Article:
Ruth Hernandez, owner and president of Aaeros Travel, founded the company in 1995 with the vision of providing her clients with a personal touch and superior service based on her continued commitment to traveling. Ms. Hernandez seeks to give clients new experiences whilst enhancing their knowledge of wine producing regions.
As one of the attendees of the International Wine Tourism Conference & Workshop 2011, we had the opportunity to speak with Ms. Hernandez about how travel and wine go so well together. Here is her interview:
1) As the 2011 Wine Conference takes place in Porto, Portugal this year, how do you view Porto as a wine destination?
I have traveled through Portugal in the past and what I remember most is the wonderful seafood, especially the variety of shellfish and the red and green wines. Remembering such a wonderful experience I often look for the Green wines here and until recently I found them in the stores. Most people here do not seem to be familiar with this particular wine and I do spread my preferences at the counters where others in line can hear my comments.
Once the word is circulated I am sure it will become an exciting new destination for wine lovers, especially for those who are looking for something new other than Italian, and French wines.
2) As a travel agent based in Texas, what could you tell us of your typical clients tastes in wine? Which destinations do you currently offer to your clients?
As you may or might not know, Texas has about 52 plus wineries throughout the Lone Star State and with all of the varieties of red and white wines being produced it has become a haven for old and new world wine lovers. I am not that familiar with the wines of Portugal other than the green and some reds. Therefore I am excited about learning and tasting its wines. Most of my clients are familiar with Italian and Chilean wines.
3) As you work with a number of different industries, such as food, wine and hospitality, what do you find to be the strengths and weaknesses of each? Which industry do you find yourself dealing with most when you organize a trip?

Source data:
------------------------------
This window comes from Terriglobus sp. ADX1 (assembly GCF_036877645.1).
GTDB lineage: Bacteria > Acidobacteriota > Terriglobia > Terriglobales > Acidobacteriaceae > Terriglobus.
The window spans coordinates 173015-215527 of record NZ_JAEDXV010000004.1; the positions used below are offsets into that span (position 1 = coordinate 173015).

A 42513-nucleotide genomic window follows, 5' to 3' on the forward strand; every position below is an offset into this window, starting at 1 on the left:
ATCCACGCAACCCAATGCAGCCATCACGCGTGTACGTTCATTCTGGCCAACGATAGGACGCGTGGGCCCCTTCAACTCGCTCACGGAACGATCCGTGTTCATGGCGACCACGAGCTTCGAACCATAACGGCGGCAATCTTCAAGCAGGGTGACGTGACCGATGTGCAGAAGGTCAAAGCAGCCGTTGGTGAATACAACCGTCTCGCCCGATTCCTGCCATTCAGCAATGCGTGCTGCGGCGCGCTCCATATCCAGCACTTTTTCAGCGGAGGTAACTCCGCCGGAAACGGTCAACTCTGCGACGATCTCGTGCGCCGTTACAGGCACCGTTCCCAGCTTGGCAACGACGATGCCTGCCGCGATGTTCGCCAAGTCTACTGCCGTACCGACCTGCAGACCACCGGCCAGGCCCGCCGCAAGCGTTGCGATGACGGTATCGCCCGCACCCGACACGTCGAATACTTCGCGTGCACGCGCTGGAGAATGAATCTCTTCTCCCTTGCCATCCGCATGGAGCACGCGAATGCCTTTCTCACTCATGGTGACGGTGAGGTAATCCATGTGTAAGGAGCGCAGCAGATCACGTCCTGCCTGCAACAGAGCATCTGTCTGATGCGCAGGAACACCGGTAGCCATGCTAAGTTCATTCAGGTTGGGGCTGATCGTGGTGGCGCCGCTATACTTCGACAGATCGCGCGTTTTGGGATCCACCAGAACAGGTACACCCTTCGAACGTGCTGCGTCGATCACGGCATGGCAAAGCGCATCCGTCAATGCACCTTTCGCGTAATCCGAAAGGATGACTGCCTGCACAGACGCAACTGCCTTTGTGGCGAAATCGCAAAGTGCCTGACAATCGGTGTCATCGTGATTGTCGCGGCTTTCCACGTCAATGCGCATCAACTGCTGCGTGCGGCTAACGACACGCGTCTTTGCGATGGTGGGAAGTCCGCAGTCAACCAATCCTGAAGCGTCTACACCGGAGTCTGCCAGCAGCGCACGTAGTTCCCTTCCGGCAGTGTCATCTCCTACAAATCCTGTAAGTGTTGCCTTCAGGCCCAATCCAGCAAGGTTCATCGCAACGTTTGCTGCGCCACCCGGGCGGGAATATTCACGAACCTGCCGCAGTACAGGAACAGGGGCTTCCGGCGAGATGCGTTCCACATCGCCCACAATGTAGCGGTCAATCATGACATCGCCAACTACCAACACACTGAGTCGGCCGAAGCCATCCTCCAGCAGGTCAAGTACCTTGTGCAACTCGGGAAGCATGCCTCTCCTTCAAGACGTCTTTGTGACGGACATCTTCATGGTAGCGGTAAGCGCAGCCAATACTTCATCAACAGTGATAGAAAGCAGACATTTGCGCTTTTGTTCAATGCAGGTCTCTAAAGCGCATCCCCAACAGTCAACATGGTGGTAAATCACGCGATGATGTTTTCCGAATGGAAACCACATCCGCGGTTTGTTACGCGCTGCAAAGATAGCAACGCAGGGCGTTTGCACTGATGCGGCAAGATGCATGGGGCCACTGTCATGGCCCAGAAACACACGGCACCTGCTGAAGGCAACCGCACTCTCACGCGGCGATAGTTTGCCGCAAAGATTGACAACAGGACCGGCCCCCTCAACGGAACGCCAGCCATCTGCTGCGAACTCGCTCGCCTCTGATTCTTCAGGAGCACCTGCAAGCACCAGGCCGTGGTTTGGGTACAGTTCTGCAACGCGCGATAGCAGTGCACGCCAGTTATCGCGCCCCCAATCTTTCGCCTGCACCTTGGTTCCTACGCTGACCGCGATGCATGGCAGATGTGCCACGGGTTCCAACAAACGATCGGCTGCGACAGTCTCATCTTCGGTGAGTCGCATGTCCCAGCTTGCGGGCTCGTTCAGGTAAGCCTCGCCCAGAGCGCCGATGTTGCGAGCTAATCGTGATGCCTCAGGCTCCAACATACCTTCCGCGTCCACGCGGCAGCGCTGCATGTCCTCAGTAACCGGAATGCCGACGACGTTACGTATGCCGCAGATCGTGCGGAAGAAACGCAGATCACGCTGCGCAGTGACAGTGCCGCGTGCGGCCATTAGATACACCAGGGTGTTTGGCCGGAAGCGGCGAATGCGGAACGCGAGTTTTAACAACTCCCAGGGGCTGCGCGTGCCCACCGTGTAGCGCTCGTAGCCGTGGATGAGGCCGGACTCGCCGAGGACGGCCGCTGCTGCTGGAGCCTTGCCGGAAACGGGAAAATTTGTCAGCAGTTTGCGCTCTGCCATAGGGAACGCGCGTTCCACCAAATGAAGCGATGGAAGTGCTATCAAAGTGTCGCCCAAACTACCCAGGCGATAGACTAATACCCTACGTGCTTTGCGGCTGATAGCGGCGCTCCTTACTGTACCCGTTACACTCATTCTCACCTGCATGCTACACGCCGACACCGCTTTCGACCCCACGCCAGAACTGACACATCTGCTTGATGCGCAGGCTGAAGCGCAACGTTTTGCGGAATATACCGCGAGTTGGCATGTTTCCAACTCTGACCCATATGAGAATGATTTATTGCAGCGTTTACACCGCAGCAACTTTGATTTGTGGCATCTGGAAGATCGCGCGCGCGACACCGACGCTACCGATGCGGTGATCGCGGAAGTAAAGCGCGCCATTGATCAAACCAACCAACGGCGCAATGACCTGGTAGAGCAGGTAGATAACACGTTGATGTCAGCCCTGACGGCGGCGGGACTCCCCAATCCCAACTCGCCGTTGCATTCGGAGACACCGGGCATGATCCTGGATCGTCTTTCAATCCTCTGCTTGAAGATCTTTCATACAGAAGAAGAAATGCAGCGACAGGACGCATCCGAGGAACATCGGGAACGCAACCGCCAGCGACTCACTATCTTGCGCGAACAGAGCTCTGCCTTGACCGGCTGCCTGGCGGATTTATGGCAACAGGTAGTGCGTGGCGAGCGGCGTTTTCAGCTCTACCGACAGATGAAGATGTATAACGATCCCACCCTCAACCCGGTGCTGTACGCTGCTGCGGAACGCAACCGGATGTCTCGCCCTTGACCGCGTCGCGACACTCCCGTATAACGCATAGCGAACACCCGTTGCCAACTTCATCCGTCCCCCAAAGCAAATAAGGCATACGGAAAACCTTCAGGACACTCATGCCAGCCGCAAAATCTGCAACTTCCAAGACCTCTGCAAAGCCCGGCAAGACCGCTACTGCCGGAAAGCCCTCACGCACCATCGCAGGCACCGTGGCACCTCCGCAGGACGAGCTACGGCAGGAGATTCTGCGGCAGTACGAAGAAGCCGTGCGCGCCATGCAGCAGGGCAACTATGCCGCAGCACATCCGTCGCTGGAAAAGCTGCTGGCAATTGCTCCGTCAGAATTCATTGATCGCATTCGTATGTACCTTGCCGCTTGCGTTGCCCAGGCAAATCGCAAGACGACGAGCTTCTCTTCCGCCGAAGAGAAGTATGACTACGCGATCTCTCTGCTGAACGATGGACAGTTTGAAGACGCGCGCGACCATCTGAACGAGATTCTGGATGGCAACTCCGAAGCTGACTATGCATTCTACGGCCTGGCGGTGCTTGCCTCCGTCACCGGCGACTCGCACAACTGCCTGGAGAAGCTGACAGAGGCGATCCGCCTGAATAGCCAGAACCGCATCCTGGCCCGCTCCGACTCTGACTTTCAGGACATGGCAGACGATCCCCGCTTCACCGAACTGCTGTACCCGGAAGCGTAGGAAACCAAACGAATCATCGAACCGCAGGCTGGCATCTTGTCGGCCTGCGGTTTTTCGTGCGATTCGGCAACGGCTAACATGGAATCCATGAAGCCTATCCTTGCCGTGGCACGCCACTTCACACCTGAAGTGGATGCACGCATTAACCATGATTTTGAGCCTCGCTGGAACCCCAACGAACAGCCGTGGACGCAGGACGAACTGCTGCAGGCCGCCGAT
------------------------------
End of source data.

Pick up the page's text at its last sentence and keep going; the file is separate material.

It is my intent for my clients to experience the regional and gourmet foods that are accompanied by its wines. I myself love to cook and to be able to experience it while there my educational experience is enhanced and becomes an added dimension for my clients.
4) With wine tourism growing across the globe, how would you describe the differences between the old world and new world wine cultures? What do you view as the strengths and weaknesses of each?
The majority of my clients seem to be familiar with the wines of France, Italy and Chile and while there is a variety of flavours floating throughout the globe that are not known, there needs to be further exposure to these areas.
Last year I was in Apulia, Italy and was introduced to the wines from Salento. The wines made from Primitivo were outstanding. Returning back home no one had even heard of the wine much less to be found in stores until I recently found one store, which carried a variety of brands. Ever since, this is what I am buying as it pairs with certain dishes.
5) What wine destination would you suggest as the site for the 2012 wine conference?
It’s difficult to choose where to go next year but I do have some preferences. One are the Malbec wines from Argentina which are slowly gaining in popularity and Apulia, which is almost unheard of, and the Shiraz and combinations of Australia and New Zealand. Although I have mentioned specific wines I also include any wines being produced in the area.
6) As Portugal is of interest to you, what other countries do you take/would you like to take wine lovers to?
My interest in wines is in those produced in South Africa, Chile, Argentina, Italy, France, Spain, Australia and New Zealand.
If you are a wine tourism experience provider looking to reach out to new clients then you should really be attending the 2011 International Wine Tourism Conference and Workshop and make a date to meet Harold, and some 40 – 45 other travel organisers at the Workshop